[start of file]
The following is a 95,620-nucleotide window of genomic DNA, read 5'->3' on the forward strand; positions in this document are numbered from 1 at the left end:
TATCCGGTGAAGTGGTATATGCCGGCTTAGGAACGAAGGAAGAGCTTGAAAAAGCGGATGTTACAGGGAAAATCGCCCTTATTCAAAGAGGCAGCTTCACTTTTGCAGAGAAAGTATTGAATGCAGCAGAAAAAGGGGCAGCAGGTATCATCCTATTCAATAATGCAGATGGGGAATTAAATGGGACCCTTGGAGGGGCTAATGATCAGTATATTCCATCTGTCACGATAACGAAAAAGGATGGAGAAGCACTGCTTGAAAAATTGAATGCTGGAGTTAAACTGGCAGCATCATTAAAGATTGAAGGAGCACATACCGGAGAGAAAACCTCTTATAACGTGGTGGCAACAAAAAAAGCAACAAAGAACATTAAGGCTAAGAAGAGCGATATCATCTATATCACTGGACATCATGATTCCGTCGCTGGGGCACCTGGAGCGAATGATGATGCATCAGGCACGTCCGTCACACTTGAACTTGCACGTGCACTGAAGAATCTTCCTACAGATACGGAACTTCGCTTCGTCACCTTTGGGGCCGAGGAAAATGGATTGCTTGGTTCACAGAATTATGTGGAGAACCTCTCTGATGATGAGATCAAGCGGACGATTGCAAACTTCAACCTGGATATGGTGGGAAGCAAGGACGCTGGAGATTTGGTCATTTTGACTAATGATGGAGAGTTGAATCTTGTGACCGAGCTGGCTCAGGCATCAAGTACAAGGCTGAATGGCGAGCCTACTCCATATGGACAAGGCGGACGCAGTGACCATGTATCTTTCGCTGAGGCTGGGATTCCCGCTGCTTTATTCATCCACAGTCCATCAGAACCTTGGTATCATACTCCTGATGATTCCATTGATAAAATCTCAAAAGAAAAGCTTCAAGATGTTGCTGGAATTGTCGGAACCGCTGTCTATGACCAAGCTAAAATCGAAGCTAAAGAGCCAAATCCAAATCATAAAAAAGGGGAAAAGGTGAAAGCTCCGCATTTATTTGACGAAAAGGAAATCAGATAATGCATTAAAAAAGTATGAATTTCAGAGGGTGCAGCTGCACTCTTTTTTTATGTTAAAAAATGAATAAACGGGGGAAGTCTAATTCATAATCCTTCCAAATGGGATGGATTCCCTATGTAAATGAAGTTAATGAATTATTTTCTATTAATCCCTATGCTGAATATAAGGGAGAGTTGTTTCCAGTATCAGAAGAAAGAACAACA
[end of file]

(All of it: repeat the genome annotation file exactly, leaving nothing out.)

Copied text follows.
The following is a 95,620-nucleotide window of genomic DNA, read 5'->3' on the forward strand; positions in this document are numbered from 1 at the left end:
TATCCGGTGAAGTGGTATATGCCGGCTTAGGAACGAAGGAAGAGCTTGAAAAAGCGGATGTTACAGGGAAAATCGCCCTTATTCAAAGAGGCAGCTTCACTTTTGCAGAGAAAGTATTGAATGCAGCAGAAAAAGGGGCAGCAGGTATCATCCTATTCAATAATGCAGATGGGGAATTAAATGGGACCCTTGGAGGGGCTAATGATCAGTATATTCCATCTGTCACGATAACGAAAAAGGATGGAGAAGCACTGCTTGAAAAATTGAATGCTGGAGTTAAACTGGCAGCATCATTAAAGATTGAAGGAGCACATACCGGAGAGAAAACCTCTTATAACGTGGTGGCAACAAAAAAAGCAACAAAGAACATTAAGGCTAAGAAGAGCGATATCATCTATATCACTGGACATCATGATTCCGTCGCTGGGGCACCTGGAGCGAATGATGATGCATCAGGCACGTCCGTCACACTTGAACTTGCACGTGCACTGAAGAATCTTCCTACAGATACGGAACTTCGCTTCGTCACCTTTGGGGCCGAGGAAAATGGATTGCTTGGTTCACAGAATTATGTGGAGAACCTCTCTGATGATGAGATCAAGCGGACGATTGCAAACTTCAACCTGGATATGGTGGGAAGCAAGGACGCTGGAGATTTGGTCATTTTGACTAATGATGGAGAGTTGAATCTTGTGACCGAGCTGGCTCAGGCATCAAGTACAAGGCTGAATGGCGAGCCTACTCCATATGGACAAGGCGGACGCAGTGACCATGTATCTTTCGCTGAGGCTGGGATTCCCGCTGCTTTATTCATCCACAGTCCATCAGAACCTTGGTATCATACTCCTGATGATTCCATTGATAAAATCTCAAAAGAAAAGCTTCAAGATGTTGCTGGAATTGTCGGAACCGCTGTCTATGACCAAGCTAAAATCGAAGCTAAAGAGCCAAATCCAAATCATAAAAAAGGGGAAAAGGTGAAAGCTCCGCATTTATTTGACGAAAAGGAAATCAGATAATGCATTAAAAAAGTATGAATTTCAGAGGGTGCAGCTGCACTCTTTTTTTATGTTAAAAAATGAATAAACGGGGGAAGTCTAATTCATAATCCTTCCAAATGGGATGGATTCCCTATGTAAATGAAGTTAATGAATTATTTTCTATTAATCCCTATGCTGAATATAAGGGAGAGTTGTTTCCAGTATCAGAAGAAAGAACAACA